3 U.S. SOLDIERS KILLED IN AFGHANISTAN
By FISNIK ABRASHI, Associated Press Writer August 12, 2006
KABUL, Afghanistan - Militants
attacked a U.S. patrol with rocket-propelled grenades, killing three Americans in Afghanistan's northeast, one of the wildest regions in the country, an official said Saturday. U.S. soldiers have been hunting extremists close to Osama bin Laden's terror network in the area near Pakistan.
U.S. troops used artillery to repel the attack in Nuristan
province Friday, said Col. Tom Collins.
The clash in Nuristan province's
Waygal district on Friday also wounded three U.S. soldiers and one civilian as American forces kept up their hunt for Taliban
fighters and extremists close to Osama bin Laden's al-Qaida network that are holed up in remote mountains hugging the Pakistani
"We mourn their loss but
their work continues," Collins said, referring to the three slain soldiers. "We will honor them by continuing our mission
to pursue extremist wherever they are," he added. He did not say whether the militants suffered any casualties.
In recent weeks, U.S. forces have been pushing to their northernmost points along the mountainous Afghan-Pakistan
border, including Nuristan, opening military bases in one of the wildest regions in the country.
Their mission is to crush
militants loyal to the Hezb-e-Islami militant group of renegade Afghan warlord Gulbuddin Hekmatyar, the toppled Taliban regime
and remnants of bin Laden's al-Qaida network.
Elsewhere, a British soldier
in the NATO-led force was killed in a vehicle accident
in the southern Helmand province on Saturday, a British Defense Ministry spokesman said.
The death brought to 19
the number of British forces killed since they deployed to Afghanistan
in November 2001. More than 3,000 NATO-led British troops are hunting Taliban fighters throughout Helmand, one of Afghanistan's most violent provinces.
Also in Helmand,
three Estonian soldiers were wounded when militants attacked their unit, apparently with anti-aircraft guns, the Estonian
A helicopter transported
two of the wounded soldiers from a camp of the Estonian contingent in Garmser district to a hospital at the nearby British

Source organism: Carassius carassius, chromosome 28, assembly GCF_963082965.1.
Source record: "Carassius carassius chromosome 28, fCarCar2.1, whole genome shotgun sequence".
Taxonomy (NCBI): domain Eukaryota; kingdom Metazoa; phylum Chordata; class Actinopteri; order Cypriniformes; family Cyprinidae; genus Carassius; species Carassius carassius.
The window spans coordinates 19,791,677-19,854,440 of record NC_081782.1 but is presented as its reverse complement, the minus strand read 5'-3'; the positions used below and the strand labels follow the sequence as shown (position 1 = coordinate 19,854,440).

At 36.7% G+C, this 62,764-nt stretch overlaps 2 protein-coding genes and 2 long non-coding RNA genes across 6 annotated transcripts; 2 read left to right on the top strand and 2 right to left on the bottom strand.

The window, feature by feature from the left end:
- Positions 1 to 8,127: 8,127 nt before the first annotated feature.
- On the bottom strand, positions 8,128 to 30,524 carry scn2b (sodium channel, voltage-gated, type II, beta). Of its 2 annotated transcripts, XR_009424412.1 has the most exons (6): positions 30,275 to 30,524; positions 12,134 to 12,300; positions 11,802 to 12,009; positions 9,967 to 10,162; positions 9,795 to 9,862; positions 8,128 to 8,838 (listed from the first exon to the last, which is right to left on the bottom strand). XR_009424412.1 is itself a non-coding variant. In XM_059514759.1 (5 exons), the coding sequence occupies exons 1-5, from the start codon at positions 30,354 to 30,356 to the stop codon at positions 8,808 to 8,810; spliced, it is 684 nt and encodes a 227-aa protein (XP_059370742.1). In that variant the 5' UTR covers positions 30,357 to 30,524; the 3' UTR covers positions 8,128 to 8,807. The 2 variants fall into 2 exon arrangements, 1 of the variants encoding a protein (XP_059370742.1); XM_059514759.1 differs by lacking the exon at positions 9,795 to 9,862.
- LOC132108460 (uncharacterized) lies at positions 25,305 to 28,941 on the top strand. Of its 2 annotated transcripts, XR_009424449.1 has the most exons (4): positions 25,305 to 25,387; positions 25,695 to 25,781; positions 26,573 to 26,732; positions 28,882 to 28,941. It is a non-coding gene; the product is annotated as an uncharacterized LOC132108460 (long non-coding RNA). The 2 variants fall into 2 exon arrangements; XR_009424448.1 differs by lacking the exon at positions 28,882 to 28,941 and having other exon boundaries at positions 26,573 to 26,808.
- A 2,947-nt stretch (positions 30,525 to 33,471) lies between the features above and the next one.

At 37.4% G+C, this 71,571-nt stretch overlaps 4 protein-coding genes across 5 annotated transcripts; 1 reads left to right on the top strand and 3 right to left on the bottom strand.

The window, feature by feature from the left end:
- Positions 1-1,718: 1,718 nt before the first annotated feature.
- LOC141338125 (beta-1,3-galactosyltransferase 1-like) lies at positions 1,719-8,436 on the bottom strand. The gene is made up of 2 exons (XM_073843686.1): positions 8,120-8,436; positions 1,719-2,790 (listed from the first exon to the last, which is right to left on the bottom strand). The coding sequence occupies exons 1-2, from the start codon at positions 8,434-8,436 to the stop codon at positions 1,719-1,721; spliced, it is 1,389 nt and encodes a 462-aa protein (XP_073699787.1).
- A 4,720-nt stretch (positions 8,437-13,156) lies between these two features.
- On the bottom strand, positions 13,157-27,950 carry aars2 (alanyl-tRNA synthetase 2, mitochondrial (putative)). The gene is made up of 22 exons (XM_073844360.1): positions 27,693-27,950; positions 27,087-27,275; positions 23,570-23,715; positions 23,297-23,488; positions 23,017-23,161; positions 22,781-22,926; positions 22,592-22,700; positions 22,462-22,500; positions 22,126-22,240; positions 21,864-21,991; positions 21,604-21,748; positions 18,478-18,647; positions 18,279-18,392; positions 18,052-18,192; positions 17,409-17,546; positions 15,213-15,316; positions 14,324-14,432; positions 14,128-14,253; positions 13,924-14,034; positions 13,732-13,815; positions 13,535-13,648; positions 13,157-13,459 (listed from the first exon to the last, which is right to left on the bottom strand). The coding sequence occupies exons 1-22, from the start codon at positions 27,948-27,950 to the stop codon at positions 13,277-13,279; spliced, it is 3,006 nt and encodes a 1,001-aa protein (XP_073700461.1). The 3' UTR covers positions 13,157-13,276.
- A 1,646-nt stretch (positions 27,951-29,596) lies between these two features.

military base, while one received first aid from members of his unit, the military said in a statement.
Separately, a highway police
commander was killed by a blast on his way to work in eastern Lagman province, said Interior Ministry spokesman Yousef Stanezai.
Gunmen also killed the former
deputy governor of southeastern Ghazni province, Abdul Hakim, outside his home late Friday, the provincial spokesman said.
Hakim's death followed a
March ambush by militants that killed Ghazni's former governor and four others.
Also in Ghazni, a roadside
bomb killed two civilians and injured another late Friday, the spokesman said.
An explosion also occurred
outside a NATO base in Kabul early Saturday, but no one was
injured, said Maj. Toby Jackman, spokesman for the NATO-led force. It was unclear what caused the blast.
Afghanistan has seen a surge
in violence this year, particularly in the south, where rebel supporters of the toppled Taliban regime have stepped up attacks,
as Afghan and NATO-led troops try to drive insurgents out of their safe havens.
The fighting has been the
bloodiest since the Taliban were ousted in late 2001. In a two-month offensive in the south that ended at the start of August,
the coalition claimed to have killed, wounded or captured, some 1,100 militants.
But, Tom Koenigs, the top
U.N. official in Afghanistan, told the
German news weekly Der Spiegel that the numbers do not reflect success.
"The Taliban fighters' reservoir
is practically limitless," Koenigs told the magazine in an interview. "The movement will not be overcome by high casualty